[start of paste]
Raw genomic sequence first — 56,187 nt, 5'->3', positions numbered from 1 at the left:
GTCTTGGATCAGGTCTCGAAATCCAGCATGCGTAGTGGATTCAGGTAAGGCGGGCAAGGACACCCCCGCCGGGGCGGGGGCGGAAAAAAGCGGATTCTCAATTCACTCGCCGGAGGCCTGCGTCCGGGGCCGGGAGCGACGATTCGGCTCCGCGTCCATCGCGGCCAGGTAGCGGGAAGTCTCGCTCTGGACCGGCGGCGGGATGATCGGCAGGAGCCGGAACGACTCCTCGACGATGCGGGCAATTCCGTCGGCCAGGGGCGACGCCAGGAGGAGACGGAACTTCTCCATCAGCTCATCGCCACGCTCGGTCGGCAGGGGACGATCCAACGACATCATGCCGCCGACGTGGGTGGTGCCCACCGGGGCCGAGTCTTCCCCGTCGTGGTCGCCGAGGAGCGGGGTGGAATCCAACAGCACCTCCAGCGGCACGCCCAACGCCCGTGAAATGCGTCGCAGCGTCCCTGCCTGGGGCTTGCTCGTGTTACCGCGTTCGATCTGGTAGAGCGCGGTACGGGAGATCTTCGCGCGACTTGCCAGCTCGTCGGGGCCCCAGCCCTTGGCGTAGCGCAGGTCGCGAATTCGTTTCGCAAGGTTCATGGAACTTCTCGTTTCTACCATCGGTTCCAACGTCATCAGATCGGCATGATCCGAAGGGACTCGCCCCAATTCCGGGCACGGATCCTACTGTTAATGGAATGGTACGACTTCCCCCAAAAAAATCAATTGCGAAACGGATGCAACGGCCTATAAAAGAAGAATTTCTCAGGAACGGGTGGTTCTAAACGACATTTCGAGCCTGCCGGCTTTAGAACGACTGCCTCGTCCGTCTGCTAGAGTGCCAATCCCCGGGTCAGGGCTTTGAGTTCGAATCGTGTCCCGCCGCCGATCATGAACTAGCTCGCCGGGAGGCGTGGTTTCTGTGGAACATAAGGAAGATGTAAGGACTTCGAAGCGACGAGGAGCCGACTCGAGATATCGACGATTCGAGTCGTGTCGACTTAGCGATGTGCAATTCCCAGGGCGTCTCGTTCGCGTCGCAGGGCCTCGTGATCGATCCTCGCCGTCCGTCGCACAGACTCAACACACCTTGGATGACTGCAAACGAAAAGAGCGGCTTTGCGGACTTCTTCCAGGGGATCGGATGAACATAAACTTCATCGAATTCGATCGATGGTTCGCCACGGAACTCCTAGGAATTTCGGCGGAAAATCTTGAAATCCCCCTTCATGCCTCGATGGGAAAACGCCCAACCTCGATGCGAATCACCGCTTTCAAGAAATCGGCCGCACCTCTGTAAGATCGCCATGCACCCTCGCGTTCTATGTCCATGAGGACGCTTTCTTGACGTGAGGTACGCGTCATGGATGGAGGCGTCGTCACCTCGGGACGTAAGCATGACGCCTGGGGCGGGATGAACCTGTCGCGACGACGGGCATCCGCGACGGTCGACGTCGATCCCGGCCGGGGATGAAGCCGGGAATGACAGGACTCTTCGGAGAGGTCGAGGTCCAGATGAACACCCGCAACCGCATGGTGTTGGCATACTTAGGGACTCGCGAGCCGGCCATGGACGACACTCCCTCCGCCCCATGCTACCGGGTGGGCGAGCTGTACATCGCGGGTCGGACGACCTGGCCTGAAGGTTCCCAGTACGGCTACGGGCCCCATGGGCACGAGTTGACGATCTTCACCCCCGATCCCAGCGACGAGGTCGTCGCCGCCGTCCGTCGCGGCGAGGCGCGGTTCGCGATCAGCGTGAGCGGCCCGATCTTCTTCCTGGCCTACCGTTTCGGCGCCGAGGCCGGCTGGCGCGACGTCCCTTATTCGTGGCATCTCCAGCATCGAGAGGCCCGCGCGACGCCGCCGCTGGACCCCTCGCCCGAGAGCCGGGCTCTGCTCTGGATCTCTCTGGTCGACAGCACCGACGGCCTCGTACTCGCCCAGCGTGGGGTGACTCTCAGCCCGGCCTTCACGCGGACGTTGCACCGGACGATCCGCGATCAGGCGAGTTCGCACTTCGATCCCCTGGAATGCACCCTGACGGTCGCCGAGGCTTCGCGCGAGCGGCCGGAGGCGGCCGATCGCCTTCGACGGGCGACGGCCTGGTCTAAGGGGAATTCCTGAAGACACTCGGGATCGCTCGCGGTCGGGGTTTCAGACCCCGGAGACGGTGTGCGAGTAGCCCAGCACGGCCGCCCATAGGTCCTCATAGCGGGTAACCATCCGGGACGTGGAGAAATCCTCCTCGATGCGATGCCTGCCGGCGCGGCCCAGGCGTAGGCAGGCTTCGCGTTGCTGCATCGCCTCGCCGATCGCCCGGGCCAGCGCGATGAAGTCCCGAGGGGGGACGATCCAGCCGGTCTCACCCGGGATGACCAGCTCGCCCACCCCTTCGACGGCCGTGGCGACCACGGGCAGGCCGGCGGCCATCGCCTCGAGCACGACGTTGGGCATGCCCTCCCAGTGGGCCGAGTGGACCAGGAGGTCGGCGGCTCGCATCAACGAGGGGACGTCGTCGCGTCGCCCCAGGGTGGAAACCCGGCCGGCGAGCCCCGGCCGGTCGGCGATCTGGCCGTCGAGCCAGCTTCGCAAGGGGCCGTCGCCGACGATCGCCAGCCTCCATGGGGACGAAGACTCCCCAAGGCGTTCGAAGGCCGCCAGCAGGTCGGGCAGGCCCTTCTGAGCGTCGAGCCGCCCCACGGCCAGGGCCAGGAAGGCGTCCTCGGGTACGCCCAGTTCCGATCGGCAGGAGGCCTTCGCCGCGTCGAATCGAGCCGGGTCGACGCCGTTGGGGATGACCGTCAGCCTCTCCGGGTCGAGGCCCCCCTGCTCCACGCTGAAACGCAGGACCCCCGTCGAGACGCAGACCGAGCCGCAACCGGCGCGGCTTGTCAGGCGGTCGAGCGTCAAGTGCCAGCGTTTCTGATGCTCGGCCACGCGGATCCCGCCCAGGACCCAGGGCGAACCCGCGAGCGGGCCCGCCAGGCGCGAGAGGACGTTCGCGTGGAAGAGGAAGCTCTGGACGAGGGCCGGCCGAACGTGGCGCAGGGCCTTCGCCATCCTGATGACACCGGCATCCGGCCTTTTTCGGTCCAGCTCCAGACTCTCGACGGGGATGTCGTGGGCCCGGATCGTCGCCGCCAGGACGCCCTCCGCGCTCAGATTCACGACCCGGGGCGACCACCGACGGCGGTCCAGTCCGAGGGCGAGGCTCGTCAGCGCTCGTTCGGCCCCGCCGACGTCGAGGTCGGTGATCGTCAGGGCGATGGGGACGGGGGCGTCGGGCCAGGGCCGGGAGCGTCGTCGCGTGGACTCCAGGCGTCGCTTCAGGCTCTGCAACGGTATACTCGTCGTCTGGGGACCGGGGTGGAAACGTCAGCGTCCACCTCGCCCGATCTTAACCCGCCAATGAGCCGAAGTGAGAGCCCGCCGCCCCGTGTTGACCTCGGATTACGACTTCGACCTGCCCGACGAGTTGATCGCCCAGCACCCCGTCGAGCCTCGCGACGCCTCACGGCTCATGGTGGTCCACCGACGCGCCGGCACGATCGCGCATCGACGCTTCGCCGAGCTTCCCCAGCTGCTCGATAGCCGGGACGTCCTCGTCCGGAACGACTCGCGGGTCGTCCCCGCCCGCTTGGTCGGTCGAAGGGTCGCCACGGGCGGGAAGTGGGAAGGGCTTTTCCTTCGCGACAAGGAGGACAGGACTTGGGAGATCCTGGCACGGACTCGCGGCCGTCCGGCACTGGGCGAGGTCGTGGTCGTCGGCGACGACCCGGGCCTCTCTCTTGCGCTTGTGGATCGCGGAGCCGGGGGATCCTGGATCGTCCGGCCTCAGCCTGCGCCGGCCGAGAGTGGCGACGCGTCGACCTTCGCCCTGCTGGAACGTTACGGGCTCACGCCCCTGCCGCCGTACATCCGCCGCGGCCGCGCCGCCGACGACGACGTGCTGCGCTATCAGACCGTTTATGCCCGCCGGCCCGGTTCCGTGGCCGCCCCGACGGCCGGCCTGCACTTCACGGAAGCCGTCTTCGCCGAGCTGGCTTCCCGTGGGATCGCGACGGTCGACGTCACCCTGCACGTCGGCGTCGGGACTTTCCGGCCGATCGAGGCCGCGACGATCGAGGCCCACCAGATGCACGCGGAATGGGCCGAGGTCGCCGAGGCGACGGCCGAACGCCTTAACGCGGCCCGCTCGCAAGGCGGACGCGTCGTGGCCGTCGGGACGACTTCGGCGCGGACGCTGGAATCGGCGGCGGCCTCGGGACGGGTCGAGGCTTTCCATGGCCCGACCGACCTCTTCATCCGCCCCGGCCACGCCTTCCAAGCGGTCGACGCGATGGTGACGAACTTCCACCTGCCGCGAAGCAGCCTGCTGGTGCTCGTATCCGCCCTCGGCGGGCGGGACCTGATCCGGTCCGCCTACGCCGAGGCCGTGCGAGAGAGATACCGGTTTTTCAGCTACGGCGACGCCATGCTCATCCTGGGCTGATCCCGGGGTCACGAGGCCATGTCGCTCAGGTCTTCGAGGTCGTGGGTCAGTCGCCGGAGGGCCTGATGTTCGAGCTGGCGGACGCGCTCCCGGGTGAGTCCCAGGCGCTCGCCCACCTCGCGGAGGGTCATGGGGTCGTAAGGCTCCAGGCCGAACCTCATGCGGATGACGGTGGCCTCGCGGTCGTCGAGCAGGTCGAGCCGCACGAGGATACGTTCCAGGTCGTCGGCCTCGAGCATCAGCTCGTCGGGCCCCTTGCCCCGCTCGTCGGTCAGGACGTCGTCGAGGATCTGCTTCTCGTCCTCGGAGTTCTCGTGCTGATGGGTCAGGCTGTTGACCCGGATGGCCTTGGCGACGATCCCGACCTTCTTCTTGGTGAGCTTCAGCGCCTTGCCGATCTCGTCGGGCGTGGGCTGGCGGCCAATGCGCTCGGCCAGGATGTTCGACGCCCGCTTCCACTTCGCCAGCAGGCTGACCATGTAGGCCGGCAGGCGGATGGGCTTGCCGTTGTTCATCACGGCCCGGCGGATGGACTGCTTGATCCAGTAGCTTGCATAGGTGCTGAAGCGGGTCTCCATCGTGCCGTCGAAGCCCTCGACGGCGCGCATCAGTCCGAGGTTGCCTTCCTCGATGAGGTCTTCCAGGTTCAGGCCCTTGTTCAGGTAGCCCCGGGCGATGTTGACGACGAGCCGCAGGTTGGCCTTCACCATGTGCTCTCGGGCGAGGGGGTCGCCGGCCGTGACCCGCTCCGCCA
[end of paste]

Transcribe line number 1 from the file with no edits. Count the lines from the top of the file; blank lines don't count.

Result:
Raw genomic sequence first — 56,187 nt, 5'->3', positions numbered from 1 at the left: